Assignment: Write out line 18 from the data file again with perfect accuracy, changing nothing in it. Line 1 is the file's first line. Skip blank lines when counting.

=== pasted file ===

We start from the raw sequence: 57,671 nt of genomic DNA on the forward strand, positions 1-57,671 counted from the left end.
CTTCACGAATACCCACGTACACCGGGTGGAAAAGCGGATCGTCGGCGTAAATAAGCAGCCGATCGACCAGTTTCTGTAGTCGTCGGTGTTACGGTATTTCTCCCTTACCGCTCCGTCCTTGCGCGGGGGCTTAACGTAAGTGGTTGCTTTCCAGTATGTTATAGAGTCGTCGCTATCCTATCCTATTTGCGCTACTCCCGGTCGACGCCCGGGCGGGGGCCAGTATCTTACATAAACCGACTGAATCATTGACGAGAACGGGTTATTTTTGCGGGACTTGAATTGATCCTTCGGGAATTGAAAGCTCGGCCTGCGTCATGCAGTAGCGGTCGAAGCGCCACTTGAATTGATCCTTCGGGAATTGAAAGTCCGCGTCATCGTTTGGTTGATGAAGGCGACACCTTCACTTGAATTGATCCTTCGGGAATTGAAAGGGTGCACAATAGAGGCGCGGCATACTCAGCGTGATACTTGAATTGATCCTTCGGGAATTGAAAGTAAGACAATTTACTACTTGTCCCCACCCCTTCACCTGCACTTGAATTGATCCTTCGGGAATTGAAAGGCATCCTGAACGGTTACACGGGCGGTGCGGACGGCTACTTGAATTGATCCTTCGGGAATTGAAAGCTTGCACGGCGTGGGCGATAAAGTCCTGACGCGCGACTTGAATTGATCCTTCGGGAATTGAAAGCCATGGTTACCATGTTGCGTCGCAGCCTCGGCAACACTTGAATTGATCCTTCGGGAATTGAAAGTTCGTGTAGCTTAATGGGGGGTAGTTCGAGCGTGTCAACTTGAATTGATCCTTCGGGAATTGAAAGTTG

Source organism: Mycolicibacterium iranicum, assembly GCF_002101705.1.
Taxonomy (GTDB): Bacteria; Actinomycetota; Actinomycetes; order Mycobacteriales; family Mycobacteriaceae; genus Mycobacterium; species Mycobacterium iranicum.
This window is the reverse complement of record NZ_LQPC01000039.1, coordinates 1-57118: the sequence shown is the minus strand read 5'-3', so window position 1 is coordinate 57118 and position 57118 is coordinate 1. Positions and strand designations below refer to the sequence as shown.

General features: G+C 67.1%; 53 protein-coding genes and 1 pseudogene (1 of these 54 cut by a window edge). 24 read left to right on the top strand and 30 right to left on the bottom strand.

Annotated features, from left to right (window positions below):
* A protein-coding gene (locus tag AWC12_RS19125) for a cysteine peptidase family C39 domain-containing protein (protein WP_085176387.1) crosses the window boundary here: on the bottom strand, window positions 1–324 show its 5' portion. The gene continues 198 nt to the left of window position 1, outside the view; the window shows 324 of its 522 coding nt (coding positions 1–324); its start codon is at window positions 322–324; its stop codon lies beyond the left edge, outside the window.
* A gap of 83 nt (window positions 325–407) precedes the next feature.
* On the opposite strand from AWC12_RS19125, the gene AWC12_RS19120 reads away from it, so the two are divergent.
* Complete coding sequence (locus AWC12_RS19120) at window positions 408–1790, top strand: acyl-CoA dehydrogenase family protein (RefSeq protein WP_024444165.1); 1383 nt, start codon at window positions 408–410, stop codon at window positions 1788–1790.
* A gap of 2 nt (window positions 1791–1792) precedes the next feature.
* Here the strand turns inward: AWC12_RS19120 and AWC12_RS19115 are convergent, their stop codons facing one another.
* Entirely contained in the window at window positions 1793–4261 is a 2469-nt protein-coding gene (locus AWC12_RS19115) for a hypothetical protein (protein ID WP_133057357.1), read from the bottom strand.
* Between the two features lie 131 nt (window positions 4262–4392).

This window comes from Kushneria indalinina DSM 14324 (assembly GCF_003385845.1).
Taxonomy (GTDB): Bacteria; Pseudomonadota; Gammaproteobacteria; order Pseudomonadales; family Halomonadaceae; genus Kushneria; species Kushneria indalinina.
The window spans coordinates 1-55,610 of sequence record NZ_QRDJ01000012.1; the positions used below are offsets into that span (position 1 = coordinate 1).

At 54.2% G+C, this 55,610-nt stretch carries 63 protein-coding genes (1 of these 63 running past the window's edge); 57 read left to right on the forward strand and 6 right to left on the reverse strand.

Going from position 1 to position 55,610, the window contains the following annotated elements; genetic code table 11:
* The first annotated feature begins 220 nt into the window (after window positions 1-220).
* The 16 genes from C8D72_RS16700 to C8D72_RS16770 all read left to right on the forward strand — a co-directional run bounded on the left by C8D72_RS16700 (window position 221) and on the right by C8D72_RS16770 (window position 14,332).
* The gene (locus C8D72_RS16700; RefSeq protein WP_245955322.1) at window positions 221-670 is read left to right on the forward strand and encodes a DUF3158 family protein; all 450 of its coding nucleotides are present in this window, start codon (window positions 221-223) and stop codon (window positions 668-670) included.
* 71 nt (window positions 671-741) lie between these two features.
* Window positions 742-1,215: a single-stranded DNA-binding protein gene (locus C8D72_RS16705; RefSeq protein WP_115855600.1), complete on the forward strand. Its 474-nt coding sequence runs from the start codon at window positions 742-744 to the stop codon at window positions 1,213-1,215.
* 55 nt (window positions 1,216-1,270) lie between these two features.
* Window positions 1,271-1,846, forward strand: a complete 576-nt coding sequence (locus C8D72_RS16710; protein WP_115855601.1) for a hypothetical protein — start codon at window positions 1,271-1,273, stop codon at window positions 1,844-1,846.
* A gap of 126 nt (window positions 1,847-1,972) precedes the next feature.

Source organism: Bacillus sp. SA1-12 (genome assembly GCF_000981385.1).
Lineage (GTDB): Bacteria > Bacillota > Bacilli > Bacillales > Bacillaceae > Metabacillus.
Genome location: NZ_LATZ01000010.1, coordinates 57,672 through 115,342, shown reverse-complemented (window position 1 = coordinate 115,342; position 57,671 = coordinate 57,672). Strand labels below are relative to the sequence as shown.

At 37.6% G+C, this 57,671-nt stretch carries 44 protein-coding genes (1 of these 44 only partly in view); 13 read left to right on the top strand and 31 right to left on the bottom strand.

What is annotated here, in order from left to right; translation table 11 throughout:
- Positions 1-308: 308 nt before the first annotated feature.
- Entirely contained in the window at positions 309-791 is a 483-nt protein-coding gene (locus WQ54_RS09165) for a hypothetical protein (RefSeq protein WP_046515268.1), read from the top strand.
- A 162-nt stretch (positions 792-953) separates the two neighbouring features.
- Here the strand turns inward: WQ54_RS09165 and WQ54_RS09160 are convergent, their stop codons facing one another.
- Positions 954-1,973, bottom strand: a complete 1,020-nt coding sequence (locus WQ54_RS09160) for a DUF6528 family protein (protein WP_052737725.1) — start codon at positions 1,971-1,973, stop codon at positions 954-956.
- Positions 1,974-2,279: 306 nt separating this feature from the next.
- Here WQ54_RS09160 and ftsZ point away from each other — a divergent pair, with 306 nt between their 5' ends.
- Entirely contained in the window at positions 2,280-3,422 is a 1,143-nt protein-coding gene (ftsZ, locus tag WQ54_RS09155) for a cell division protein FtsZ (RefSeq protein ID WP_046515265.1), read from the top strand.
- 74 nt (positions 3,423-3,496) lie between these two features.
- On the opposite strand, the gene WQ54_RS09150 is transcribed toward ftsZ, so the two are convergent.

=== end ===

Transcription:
The window spans coordinates 1-55,610 of sequence record NZ_QRDJ01000012.1; the positions used below are offsets into that span (position 1 = coordinate 1).